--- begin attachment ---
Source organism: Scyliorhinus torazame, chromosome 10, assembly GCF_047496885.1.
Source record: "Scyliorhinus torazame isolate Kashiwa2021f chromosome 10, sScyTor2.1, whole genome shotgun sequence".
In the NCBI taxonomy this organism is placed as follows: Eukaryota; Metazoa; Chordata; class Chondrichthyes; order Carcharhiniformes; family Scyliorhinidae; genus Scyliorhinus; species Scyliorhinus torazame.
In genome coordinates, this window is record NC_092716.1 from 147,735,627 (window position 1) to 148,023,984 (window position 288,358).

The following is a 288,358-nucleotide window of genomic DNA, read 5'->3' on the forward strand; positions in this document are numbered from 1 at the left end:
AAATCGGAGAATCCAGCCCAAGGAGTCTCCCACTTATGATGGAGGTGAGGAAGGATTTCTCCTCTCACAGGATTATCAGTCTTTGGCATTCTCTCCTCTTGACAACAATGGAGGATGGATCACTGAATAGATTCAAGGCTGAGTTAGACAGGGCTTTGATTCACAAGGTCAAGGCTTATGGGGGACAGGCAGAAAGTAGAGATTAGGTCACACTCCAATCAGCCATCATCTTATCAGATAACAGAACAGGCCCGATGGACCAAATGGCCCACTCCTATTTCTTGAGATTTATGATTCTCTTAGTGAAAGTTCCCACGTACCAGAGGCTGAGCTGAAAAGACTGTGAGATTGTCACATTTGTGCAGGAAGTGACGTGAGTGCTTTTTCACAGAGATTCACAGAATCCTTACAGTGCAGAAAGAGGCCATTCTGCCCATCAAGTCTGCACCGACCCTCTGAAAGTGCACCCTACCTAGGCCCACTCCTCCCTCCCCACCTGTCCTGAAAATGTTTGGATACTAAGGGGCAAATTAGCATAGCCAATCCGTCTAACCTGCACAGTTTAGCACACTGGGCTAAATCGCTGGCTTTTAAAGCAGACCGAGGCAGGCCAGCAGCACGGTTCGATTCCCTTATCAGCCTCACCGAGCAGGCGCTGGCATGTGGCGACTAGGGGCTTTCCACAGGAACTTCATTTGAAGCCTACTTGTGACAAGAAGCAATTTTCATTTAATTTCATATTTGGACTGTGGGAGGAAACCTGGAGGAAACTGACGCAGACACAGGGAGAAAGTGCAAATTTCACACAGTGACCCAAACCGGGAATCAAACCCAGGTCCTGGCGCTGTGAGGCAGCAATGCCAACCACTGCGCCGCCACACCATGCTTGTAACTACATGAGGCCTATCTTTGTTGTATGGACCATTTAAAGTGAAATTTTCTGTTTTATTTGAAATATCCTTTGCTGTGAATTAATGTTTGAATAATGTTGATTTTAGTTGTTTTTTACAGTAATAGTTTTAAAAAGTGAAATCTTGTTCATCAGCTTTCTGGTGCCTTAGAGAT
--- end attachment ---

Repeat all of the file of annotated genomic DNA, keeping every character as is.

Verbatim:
Source organism: Scyliorhinus torazame, chromosome 10, assembly GCF_047496885.1.
Source record: "Scyliorhinus torazame isolate Kashiwa2021f chromosome 10, sScyTor2.1, whole genome shotgun sequence".
In the NCBI taxonomy this organism is placed as follows: Eukaryota; Metazoa; Chordata; class Chondrichthyes; order Carcharhiniformes; family Scyliorhinidae; genus Scyliorhinus; species Scyliorhinus torazame.
In genome coordinates, this window is record NC_092716.1 from 147,735,627 (window position 1) to 148,023,984 (window position 288,358).

The following is a 288,358-nucleotide window of genomic DNA, read 5'->3' on the forward strand; positions in this document are numbered from 1 at the left end:
AAATCGGAGAATCCAGCCCAAGGAGTCTCCCACTTATGATGGAGGTGAGGAAGGATTTCTCCTCTCACAGGATTATCAGTCTTTGGCATTCTCTCCTCTTGACAACAATGGAGGATGGATCACTGAATAGATTCAAGGCTGAGTTAGACAGGGCTTTGATTCACAAGGTCAAGGCTTATGGGGGACAGGCAGAAAGTAGAGATTAGGTCACACTCCAATCAGCCATCATCTTATCAGATAACAGAACAGGCCCGATGGACCAAATGGCCCACTCCTATTTCTTGAGATTTATGATTCTCTTAGTGAAAGTTCCCACGTACCAGAGGCTGAGCTGAAAAGACTGTGAGATTGTCACATTTGTGCAGGAAGTGACGTGAGTGCTTTTTCACAGAGATTCACAGAATCCTTACAGTGCAGAAAGAGGCCATTCTGCCCATCAAGTCTGCACCGACCCTCTGAAAGTGCACCCTACCTAGGCCCACTCCTCCCTCCCCACCTGTCCTGAAAATGTTTGGATACTAAGGGGCAAATTAGCATAGCCAATCCGTCTAACCTGCACAGTTTAGCACACTGGGCTAAATCGCTGGCTTTTAAAGCAGACCGAGGCAGGCCAGCAGCACGGTTCGATTCCCTTATCAGCCTCACCGAGCAGGCGCTGGCATGTGGCGACTAGGGGCTTTCCACAGGAACTTCATTTGAAGCCTACTTGTGACAAGAAGCAATTTTCATTTAATTTCATATTTGGACTGTGGGAGGAAACCTGGAGGAAACTGACGCAGACACAGGGAGAAAGTGCAAATTTCACACAGTGACCCAAACCGGGAATCAAACCCAGGTCCTGGCGCTGTGAGGCAGCAATGCCAACCACTGCGCCGCCACACCATGCTTGTAACTACATGAGGCCTATCTTTGTTGTATGGACCATTTAAAGTGAAATTTTCTGTTTTATTTGAAATATCCTTTGCTGTGAATTAATGTTTGAATAATGTTGATTTTAGTTGTTTTTTACAGTAATAGTTTTAAAAAGTGAAATCTTGTTCATCAGCTTTCTGGTGCCTTAGAGAT